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Full Circle

June 23, 2017

13 days. In 13 days I'll be standing at the base of the Grand Teton, introducing myself to the other climbers in the group, and trying to play it cool despite my nervousness and excitement. 

 

Most of you probably already know a little about what this climb of the Grand Teton is all about. If not, please check out the story of my Summit for Someone charity climb for a really awesome organization called Big City Mountaineers (BCM). You might also know that I first heard about the Summit for Someone program on a podcast called MtnMeister. I was driving to the mountains listening to an episode featuring Jeff Weidman, BCM board member, when I heard his story about a kid on one of their trips who didn't recognize a starry sky.

 

Go to my Summit for Someone page and click the blue button to hear a clip from that episode.

 

I signed up for the Grand Teton Summit for Someone climb after hearing that story. I've been very fortunate to have some amazing adventures over the years, but this was a chance to make my adventure meaningful in a way it's never been before. Imagine my excitement when I later learned that the host of that podcast, Ben Schenck, had decided to organize a Summit for Someone climb for MtnMeister fans - and he chose to do the Grand Teton climb! Think about that for a second - I heard about the program on a podcast, signed up, and now I get to actually climb the Grand Teton WITH the host of that very podcast! And he's going to be recording our adventure for a future podcast episode! Crazy, huh? It's the very definition of "full circle". No really, I looked it up. The phrase is defined as "a series of developments that lead back to the original source". Oh, and Ben's bringing a friend of his who happens to be a professional photographer. Between the audio recordings and photographs this adventure is going to be well documented. I sure hope I don't make an ass of myself to be recorded for all time.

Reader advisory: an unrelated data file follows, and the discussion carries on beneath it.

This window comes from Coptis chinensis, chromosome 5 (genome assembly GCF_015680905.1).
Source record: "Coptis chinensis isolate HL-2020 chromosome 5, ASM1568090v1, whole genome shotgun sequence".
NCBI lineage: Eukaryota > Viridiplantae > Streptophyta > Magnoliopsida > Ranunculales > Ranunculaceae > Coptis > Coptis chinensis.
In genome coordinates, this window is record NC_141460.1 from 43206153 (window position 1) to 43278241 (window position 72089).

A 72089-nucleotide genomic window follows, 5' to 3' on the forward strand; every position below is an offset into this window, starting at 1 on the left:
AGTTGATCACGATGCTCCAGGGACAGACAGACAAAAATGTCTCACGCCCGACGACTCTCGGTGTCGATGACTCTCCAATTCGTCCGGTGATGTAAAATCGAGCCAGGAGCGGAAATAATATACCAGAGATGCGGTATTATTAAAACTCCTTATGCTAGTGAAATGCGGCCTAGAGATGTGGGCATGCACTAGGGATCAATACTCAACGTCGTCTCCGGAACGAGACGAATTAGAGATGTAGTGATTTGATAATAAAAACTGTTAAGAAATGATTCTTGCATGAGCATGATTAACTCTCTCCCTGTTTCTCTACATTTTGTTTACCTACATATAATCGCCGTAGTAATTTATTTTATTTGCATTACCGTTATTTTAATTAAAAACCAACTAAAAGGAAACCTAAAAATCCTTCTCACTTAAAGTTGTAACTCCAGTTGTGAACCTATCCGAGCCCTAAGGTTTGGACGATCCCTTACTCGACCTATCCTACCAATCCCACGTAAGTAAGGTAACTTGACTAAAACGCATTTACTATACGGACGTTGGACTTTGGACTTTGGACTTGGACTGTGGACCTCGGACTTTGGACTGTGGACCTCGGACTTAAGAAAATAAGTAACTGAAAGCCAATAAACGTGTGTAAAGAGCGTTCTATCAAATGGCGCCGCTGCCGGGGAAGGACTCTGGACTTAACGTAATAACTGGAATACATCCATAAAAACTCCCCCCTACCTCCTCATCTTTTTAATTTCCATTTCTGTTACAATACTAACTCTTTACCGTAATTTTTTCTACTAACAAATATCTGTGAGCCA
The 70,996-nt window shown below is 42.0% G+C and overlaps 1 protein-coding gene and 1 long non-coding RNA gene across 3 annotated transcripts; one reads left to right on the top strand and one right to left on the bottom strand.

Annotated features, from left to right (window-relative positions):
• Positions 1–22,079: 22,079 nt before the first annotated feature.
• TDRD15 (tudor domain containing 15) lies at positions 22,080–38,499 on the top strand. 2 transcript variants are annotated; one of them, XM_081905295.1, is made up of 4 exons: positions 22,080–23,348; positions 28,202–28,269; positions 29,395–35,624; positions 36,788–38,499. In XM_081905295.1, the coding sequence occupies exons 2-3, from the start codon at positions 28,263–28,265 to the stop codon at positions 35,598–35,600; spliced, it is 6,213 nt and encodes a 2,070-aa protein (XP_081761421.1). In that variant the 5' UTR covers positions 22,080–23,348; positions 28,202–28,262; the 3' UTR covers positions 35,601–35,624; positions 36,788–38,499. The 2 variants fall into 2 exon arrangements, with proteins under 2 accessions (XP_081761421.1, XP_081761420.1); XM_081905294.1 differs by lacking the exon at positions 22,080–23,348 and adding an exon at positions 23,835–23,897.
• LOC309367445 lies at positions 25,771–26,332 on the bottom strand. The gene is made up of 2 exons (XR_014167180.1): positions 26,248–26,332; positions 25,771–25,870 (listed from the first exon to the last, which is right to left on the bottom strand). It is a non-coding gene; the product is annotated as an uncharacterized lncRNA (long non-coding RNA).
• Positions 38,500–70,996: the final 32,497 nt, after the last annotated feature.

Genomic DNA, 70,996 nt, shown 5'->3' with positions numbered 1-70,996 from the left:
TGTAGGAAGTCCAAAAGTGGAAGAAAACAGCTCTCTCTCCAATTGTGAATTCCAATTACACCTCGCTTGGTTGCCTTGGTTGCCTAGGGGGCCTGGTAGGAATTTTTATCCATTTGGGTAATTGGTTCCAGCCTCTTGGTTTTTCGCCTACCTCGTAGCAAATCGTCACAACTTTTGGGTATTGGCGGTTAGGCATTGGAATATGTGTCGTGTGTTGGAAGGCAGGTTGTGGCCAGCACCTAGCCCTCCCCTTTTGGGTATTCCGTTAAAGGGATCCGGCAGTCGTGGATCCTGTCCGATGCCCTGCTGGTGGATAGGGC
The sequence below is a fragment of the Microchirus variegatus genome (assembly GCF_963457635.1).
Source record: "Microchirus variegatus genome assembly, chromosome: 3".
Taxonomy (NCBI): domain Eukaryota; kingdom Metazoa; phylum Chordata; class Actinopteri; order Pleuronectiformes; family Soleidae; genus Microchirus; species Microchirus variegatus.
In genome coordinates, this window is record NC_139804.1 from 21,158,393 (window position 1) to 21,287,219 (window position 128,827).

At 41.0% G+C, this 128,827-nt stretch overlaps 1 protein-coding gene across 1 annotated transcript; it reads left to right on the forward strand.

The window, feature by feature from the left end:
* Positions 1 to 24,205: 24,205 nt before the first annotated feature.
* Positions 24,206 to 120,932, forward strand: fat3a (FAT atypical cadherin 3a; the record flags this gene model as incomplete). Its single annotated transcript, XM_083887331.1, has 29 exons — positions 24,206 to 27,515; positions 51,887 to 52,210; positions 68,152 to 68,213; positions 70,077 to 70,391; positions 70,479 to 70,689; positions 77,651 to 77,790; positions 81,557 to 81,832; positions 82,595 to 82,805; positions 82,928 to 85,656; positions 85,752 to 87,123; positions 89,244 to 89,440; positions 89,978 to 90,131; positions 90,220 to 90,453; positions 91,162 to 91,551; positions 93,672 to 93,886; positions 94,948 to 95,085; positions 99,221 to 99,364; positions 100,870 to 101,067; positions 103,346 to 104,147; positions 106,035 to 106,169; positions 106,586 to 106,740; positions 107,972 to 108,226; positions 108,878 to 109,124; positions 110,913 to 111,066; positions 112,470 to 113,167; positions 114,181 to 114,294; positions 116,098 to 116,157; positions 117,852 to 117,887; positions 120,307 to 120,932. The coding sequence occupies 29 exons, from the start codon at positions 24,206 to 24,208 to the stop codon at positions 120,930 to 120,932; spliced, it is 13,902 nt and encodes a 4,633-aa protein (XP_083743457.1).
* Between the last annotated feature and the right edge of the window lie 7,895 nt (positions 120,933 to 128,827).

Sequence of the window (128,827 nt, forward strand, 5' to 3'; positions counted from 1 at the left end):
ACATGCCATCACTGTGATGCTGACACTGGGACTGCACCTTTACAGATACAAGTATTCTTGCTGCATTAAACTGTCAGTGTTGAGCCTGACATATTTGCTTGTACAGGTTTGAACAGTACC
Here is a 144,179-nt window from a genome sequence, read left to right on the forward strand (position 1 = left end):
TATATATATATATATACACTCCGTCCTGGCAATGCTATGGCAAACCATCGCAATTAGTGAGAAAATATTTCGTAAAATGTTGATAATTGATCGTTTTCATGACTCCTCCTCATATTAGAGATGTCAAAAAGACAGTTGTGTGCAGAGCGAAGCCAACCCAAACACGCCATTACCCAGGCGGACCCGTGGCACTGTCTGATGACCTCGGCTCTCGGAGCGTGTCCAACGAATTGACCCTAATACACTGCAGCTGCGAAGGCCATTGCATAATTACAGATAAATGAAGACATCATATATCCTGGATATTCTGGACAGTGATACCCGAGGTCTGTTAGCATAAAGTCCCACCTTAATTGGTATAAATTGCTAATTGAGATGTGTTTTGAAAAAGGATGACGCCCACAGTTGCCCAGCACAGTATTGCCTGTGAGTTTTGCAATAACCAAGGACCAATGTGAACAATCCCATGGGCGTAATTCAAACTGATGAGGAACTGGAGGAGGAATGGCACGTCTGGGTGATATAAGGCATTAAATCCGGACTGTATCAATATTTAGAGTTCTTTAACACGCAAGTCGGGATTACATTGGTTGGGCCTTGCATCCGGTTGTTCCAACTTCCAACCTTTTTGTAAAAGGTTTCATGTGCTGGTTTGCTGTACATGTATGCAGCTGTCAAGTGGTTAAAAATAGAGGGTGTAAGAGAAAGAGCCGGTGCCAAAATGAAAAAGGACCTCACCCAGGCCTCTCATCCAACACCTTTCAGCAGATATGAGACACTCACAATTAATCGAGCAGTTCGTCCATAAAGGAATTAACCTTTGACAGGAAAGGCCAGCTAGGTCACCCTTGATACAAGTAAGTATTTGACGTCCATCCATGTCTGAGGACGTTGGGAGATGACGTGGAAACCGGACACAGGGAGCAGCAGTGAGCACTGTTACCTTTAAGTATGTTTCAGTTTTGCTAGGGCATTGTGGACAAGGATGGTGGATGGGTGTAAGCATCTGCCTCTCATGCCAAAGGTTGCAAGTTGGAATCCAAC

Which is a very real possibility due to recent developments. Typically by this time of year the snow and ice has melted off the Tetons and summiting just requires some hard hiking and some rock climbing. But with a heavy snowfall over the winter and a cold spring, that's not the case this year. There's still snow and ice up there. Here is a recent post on the Grand Teton National Park's Climbing & Backcountry information page:

 

SNOWY CONDITIONS PERSIST IN HIGH COUNTRY - JUNE 12, 2017

While the snow continues to melt noticeably below 9,500 feet, opening up larger sections of dry trail, conditions remain remarkably winter-like above that elevation.  Ice axes and (possibly) crampons are required for approaching and descending most alpine climbs as well as for traversing mountain passes.  To make matters worse, a recent storm deposited up to a foot of fresh snow above 9,500 feet.  Backcountry travelers headed into the higher elevations should be prepared to deal with winter-like conditions. 

 

A few days ago I received an email from the guide service that will be leading us on this adventure that stated, "As you may have heard, we had a record breaking snow year this past winter. This means that the conditions in the Tetons are still quite snowy and our Chief Guide has recommended mountain boots for all ascents in June and July. Mountain boots are boots that are more rigid and therefore are more suitable for side hilling, kicking steps and plunge stepping. They are also more compatible with crampons should we need to use them." 

 

I don't even know what "side hilling" is, but I can guess what "plunge stepping" is and it sounds exhausting. 

 

I've always been fascinated by stories of mountaineering, I read books about it and follow well-known mountaineers on social media. But I never thought I'D BE A MOUNTAINEER. Now, maybe one climb with intermittent use of crampons doesn't count as mountaineering - but damn, if I have to strap pointy things to my feet and carry an axe meant for arresting a potential fall to my death on icy slopes, I'm going to call myself a mountaineer. 

 

So in 13 days I'll be standing at the foot of the Grand Teton, tossing my backpack on my back, side hilling up the trail, ice axe in hand, living the GRAND ADVENTURE I've been dreaming about for the last 6 months. 

 

I've got this. 

 

 

 

 

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